guest columnBy Michael Olufemi Sodipo
Kano — Fifteen years ago, I watched from a neighbor’s window as my house and car burned to ashes – set alight by a militia of 100 young men. A religiously motivated conflict 400km away had increased tensions between Muslims and Christians.
Reprisal attacks are common. As a Christian living in a Muslim area, this time I was the target. Watching the smoke billow from my house, I decided to dedicate my life to building peace in my country.
Nigerian presidential candidates have promised to bring peace since our first democratic election in 1999. They continue to do so now, ahead of the general election on February 16th. But even as politicians promise they will end the violence, they also incite it. The best hope for sustainable peace in Nigeria lies in our young people, not in our parliament – and we need the United States to help us get there.
Today, our people continue to suffer from many conflicts. The Boko Haram war in the north east alone is responsible for a humanitarian crisis affecting seven million people.
Solutions to violence won’t come from military-led strategies or people behind desks.
There are many divisions in our country – along religious, tribal, economic, and geographic lines, amongst others. With conflicts so complex and entrenched, only those who understand their source and drivers can find lasting solutions. But those won’t come from people behind desks in Abuja, New York, or Washington. Top-down, one-size-fits-all, military-led strategies have not worked. And yet these approaches seem to be the ones we and our international donors – including the United States – try over and again.
Our current and aspiring politicians not only lack the local knowledge they need to build sustainable peace. Many also exacerbate tensions by using social fault lines to promise patronage and secure votes. These tensions erupt into violence daily – and more often around election time. Others will supply gangs with weapons to threaten or kill opponents and snatch ballot boxes. With vote-buying also on the rise this year – with votes being bought for as little as $2.80 – it’s not only peace, but also democracy, that is in peril.
Invest in the young people most likely to turn to militias and gangs
With our political class fanning the flames of conflict, we must look elsewhere for solutions to the decades-long violence. My hope lies in those most likely to make up our militias and gangs: young people.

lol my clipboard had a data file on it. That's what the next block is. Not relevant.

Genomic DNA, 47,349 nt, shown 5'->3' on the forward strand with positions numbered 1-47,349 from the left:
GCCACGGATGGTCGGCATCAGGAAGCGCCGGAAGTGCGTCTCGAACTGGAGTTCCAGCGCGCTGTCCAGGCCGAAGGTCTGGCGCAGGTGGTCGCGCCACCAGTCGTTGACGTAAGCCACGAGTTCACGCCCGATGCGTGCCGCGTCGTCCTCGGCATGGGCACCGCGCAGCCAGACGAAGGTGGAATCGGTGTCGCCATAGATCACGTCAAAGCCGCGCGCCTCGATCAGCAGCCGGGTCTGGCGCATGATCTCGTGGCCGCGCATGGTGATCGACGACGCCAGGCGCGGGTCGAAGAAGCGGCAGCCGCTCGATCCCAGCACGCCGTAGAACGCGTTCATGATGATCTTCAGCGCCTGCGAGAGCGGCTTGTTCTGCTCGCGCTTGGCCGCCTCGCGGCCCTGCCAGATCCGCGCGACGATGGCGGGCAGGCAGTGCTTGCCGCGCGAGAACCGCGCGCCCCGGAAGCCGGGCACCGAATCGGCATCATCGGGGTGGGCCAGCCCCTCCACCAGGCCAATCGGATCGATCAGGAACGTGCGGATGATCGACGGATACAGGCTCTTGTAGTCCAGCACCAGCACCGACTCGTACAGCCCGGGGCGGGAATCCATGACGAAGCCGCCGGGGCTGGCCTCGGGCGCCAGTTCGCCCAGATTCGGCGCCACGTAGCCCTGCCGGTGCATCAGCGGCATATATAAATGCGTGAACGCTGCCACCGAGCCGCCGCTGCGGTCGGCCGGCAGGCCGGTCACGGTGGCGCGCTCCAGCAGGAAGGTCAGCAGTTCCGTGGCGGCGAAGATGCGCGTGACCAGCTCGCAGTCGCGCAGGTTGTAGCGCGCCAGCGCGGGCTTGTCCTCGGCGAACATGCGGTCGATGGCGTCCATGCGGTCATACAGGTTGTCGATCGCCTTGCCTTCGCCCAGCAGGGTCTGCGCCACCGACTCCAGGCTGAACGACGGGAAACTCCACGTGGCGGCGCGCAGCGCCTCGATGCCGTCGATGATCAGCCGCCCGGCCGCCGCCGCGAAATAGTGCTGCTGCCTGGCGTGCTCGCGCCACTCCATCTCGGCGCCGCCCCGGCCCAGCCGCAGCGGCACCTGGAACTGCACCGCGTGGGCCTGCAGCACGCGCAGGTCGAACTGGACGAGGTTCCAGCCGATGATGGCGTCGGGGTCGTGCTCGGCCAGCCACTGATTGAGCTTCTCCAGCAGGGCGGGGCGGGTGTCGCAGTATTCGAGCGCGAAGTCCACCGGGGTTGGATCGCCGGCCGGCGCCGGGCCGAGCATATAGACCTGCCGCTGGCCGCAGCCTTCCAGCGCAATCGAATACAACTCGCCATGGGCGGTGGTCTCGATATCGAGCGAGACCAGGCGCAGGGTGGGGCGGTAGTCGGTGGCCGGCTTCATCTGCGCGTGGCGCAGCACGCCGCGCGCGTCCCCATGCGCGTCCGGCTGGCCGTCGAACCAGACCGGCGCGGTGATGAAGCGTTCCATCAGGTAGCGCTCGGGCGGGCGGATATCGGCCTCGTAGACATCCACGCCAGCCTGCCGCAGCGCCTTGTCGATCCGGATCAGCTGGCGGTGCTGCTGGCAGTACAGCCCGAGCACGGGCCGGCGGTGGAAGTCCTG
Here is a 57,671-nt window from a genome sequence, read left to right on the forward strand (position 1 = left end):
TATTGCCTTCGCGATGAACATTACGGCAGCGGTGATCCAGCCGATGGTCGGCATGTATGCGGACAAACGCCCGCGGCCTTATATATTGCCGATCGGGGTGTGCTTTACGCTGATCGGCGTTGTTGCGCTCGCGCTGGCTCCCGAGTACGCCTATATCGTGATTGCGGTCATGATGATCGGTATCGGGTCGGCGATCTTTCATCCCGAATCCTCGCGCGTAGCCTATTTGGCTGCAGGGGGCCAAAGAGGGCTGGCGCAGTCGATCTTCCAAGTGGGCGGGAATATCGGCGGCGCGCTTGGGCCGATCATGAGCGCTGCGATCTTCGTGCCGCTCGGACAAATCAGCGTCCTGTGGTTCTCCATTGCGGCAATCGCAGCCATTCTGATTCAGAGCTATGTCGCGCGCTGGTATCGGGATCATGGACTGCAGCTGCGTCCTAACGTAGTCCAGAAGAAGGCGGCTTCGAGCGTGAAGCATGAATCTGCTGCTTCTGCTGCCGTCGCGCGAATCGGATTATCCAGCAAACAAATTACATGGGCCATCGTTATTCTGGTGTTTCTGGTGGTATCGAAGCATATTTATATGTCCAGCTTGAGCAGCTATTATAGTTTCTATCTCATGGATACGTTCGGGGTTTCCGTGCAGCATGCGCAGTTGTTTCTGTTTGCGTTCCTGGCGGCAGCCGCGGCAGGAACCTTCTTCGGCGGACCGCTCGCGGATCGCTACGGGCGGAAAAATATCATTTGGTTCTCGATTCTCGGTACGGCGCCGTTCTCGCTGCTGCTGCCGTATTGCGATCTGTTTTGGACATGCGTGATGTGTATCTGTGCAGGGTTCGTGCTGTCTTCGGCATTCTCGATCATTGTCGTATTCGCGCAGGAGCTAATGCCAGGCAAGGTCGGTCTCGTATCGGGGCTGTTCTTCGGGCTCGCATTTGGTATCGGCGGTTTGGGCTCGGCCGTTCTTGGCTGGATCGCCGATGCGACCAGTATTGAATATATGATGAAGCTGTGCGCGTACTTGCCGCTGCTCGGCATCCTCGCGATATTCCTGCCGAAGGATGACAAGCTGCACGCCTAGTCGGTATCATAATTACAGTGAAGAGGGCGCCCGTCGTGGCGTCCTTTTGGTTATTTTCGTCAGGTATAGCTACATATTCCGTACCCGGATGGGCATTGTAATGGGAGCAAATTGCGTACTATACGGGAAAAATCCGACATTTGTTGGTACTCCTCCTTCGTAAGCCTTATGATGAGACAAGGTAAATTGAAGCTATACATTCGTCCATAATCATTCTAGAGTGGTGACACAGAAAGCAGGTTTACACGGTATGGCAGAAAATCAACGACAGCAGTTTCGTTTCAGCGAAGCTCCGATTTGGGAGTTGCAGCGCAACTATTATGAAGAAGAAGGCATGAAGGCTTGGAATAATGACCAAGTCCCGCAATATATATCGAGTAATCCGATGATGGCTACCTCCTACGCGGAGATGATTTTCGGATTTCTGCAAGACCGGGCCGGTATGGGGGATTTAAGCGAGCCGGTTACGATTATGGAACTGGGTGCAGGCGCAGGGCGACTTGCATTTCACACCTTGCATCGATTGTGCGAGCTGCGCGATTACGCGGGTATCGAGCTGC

Training young people and helping them find non-violent livelihoods is key to reducing conflict. If joining a militia isn’t their only hope of making a living, the lifeblood of the groups ravaging our country is stemmed. And by supporting young people, we not only divert them away from militias. We also create a generation that wants to build unity and spread peace in their communities.
This is why I have led the Peace Initiative Network for the last 15 years – a partner of the global peacebuilding NGO, Peace Direct – working with ex-Yandaba gang members and young people across Northern Nigeria. In this time, we’ve enabled thousands to access better futures. Instead of joining gangs, burning down houses, and killing, young people are taught about peace, given vocational training, engaged in sports clubs, and encouraged to build friendships outside of their cultural identities.
We see an undeniable ripple effect in their communities, villages, and towns. A brighter future for them means a brighter future for Nigeria.
And so, whilst politicians may continue to fuel conflict, our young people have the power to end it. But they cannot do this without support. Each year the United States provides hundreds of millions of dollars in aid to Nigeria, much of it in military assistance.
But more weapons won’t resolve the root of our problems. Instead, international assistance should send a clear message that a better future for the Nigerian people lies in helping the next generation to choose peace, not violence. Congress could begin to do this by shifting resources away from military intervention and instead investing in youth services, employment, and building political accountability.
A peaceful Nigeria is a far cry from where we are now, but with the potential of our young people and support from international aid partners, I know we can get there.
Michael Olufemi Sodipo, Ph.D is the Project coordinator of Peace Initiative Network (PIN), a peacebuilding organisation based in Kano, Nigeria, and partner of global peacebuilding NGO, Peace Direct .